`433. Relationship with other Federal laws
`(a) In General: Except as provided by subsection (b), a commercial activity conducted pursuant to this subchapter shall be carried out in accordance with applicable Federal law.
`(b) Authorization of Waivers When Necessary to Maintain Security.--(1) If the Secretary of Defense determines, in connection with a commercial activity authorized pursuant to section 431 of this title, that compliance with certain Federal laws or regulations pertaining to the management and administration of Federal agencies would create an unacceptable risk of compromise of an authorized intelligence activity, the Secretary may, to the extent necessary to prevent such compromise, waive compliance with such laws or regulations.
`(2) Any determination and waiver by the Secretary under paragraph (1) shall be made in writing and shall include a specification of the laws and regulations for which compliance by the commercial activity concerned is not required consistent with this section.
`(3) The authority of the Secretary under paragraph (1) may be delegated only to the Deputy Secretary of Defense, an Under Secretary of Defense, an Assistant Secretary of Defense, or a Secretary of a military department.
`(c) Federal Laws and Regulations.--For purposes of this section, Federal laws and regulations pertaining to the management and administration of Federal agencies are only those Federal laws and regulations pertaining to the following:
`(1) The receipt and use of appropriated and nonappropriated funds.
`(2) The acquisition or management of property or services.
`(3) Information disclosure, retention, and management.
`(4) The employment of personnel.
`(5) Payments for travel and housing.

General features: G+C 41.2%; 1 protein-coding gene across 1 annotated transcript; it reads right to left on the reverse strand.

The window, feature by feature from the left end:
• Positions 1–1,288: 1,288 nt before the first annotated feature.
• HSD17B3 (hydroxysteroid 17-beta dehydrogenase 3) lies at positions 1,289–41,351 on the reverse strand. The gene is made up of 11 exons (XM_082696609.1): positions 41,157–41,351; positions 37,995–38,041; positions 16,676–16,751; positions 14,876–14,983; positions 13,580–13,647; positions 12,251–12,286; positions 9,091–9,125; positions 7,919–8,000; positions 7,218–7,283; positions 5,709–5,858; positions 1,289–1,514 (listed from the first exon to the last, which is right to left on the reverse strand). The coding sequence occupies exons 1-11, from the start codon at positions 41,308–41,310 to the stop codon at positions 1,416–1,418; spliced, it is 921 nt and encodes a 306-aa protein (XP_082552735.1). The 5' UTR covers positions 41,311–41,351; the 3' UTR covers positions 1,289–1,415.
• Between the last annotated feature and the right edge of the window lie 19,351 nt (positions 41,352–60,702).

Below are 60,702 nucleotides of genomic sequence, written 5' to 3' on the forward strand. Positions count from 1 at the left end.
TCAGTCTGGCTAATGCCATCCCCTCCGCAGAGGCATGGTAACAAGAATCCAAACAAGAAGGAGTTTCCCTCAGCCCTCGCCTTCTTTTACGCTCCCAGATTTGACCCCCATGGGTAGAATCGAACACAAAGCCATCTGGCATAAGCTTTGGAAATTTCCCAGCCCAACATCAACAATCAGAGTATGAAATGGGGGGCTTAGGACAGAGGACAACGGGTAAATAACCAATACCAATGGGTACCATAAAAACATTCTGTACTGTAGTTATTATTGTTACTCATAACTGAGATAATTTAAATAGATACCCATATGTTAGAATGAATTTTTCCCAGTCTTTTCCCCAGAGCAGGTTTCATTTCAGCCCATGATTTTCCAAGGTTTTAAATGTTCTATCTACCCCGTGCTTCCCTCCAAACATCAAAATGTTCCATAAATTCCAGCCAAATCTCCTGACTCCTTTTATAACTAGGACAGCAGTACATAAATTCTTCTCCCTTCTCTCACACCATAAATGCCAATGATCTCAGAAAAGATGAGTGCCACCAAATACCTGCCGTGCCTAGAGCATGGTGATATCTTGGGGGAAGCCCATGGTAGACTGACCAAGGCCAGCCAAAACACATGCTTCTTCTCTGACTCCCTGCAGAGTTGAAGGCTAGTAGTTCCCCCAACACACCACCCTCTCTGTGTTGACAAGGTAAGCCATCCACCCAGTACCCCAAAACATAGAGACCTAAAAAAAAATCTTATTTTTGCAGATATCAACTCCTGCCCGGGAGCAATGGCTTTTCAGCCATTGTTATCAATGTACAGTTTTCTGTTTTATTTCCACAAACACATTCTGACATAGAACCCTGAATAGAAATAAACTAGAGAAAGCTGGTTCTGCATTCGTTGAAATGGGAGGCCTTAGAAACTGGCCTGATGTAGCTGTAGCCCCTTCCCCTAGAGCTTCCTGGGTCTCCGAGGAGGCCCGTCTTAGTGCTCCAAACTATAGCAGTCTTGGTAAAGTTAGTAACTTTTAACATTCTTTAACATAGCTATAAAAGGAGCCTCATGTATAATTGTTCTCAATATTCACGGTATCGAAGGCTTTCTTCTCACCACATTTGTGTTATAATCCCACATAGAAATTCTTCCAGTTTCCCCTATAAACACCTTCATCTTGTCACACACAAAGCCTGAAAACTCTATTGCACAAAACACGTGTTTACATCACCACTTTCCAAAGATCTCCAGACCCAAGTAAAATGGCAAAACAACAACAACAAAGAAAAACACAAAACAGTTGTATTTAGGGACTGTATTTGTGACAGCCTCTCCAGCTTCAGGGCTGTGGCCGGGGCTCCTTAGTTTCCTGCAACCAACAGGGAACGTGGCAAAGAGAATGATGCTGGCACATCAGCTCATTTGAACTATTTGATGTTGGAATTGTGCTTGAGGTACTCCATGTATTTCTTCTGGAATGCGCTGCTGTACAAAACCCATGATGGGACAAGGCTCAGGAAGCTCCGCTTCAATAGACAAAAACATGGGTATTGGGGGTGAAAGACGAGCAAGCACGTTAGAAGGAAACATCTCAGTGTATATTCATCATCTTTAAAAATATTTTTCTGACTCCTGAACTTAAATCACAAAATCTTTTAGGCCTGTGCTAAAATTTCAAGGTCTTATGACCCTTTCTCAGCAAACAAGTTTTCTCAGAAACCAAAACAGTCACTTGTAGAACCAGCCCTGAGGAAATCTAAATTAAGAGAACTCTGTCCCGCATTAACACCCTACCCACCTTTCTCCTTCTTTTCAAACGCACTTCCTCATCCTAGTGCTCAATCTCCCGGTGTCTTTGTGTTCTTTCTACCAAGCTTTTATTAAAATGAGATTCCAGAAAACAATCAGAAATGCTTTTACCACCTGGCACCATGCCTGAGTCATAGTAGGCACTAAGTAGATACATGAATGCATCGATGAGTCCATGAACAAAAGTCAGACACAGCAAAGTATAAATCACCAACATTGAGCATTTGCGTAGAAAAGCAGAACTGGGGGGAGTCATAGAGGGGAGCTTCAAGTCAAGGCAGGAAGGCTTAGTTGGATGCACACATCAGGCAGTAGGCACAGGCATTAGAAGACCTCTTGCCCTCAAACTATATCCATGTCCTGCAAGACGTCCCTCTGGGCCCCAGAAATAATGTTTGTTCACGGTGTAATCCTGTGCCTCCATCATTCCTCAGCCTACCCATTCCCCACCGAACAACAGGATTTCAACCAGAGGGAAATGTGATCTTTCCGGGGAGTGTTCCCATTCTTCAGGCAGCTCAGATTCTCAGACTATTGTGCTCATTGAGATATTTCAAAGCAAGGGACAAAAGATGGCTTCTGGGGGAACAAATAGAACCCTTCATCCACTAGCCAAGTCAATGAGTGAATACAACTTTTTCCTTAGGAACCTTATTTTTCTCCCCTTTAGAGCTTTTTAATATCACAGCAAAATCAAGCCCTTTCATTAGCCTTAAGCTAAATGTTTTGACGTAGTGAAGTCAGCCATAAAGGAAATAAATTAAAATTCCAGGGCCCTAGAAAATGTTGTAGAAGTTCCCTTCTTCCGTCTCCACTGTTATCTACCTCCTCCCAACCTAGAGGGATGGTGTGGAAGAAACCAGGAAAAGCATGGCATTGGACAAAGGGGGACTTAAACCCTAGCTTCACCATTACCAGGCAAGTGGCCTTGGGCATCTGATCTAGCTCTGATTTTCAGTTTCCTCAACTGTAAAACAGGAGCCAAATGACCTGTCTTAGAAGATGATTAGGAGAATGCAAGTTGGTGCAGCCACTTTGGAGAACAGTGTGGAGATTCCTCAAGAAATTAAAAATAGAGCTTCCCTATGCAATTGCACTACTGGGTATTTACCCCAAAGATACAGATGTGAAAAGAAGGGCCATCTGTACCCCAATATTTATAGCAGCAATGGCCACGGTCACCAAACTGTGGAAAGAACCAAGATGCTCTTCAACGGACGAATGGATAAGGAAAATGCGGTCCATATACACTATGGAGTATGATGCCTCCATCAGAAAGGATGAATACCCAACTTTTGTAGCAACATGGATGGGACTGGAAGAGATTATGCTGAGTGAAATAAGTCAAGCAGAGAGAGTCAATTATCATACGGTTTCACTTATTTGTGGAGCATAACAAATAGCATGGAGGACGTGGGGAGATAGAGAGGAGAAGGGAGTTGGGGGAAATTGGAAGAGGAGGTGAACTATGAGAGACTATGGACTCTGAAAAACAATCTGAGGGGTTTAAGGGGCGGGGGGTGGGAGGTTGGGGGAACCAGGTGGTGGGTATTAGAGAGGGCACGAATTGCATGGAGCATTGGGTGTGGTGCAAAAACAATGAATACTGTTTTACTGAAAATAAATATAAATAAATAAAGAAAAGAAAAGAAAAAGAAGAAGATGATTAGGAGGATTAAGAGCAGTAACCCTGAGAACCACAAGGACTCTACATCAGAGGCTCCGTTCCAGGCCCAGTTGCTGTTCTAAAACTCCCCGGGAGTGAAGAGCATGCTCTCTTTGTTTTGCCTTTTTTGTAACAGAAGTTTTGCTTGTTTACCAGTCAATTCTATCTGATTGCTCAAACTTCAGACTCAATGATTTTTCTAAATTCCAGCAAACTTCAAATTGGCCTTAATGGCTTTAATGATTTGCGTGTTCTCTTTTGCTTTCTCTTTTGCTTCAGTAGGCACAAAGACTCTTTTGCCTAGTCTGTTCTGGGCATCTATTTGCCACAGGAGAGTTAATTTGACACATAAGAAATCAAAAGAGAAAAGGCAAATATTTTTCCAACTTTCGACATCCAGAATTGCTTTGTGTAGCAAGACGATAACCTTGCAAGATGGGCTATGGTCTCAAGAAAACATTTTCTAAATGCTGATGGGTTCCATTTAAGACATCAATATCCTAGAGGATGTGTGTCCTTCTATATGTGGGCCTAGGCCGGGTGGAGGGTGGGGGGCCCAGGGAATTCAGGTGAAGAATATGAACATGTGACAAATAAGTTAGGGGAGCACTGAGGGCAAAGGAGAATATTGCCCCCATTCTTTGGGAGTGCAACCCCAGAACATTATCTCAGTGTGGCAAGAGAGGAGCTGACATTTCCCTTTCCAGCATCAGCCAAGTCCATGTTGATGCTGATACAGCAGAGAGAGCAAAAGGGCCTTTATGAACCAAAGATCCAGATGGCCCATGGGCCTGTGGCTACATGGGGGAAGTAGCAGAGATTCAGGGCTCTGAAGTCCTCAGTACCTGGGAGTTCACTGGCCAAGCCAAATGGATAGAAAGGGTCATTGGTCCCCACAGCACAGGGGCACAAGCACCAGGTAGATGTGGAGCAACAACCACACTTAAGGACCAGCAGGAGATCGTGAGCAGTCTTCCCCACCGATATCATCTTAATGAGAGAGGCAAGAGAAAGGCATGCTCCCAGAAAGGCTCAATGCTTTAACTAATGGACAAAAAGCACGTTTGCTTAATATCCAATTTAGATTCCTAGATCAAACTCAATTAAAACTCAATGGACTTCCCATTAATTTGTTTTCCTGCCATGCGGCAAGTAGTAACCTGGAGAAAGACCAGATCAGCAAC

`(6) The establishment of legal entities or government instrumentalities.
`(7) Foreign trade or financial transaction restrictions that would reveal the commercial activity as an activity of the United States Government.
`434. Reservation of defenses and immunities
`The submission to judicial proceedings in a State or other legal jurisdiction, in connection with a commercial activity undertaken pursuant to this subchapter, shall not constitute a waiver of the defenses and immunities of the United States.
`(a) Lawful Activities.--Nothing in this subchapter authorizes the conduct of any intelligence activity that is not otherwise authorized by law or Executive order.
`(b) Domestic Activities.--Personnel conducting commercial activity authorized by this subchapter may only engage in those activities in the United States to the extent necessary to support intelligence activities abroad.
`(c) Providing Goods and Services to the Department of Defense.--Commercial activity may not be undertaken within the United States for the purpose of providing goods and services to the Department of Defense, other than as may be necessary to provide security for the activities subject to this subchapter.
`(d) Notice to United States Persons.--(1) In carrying out a commercial activity authorized under this subchapter, the Secretary of Defense may not permit an entity engaged in such activity to employ a United States person in an operational, managerial, or supervisory position, and may not assign or detail a United States person to perform operational, managerial, or supervisory duties for such an entity, unless that person is informed in advance of the intelligence security purpose of that activity.
`(2) In this subsection, the term `United States person' means an individual who is a citizen of the United States or an alien lawfully admitted to the United States for permanent residence.
`The Secretary of Defense shall prescribe regulations to implement the authority provided in this subchapter. Such regulations shall be consistent with this subchapter and shall at a minimum--
`(1) specify all elements of the Department of Defense who are authorized to engage in commercial activities pursuant to this subchapter;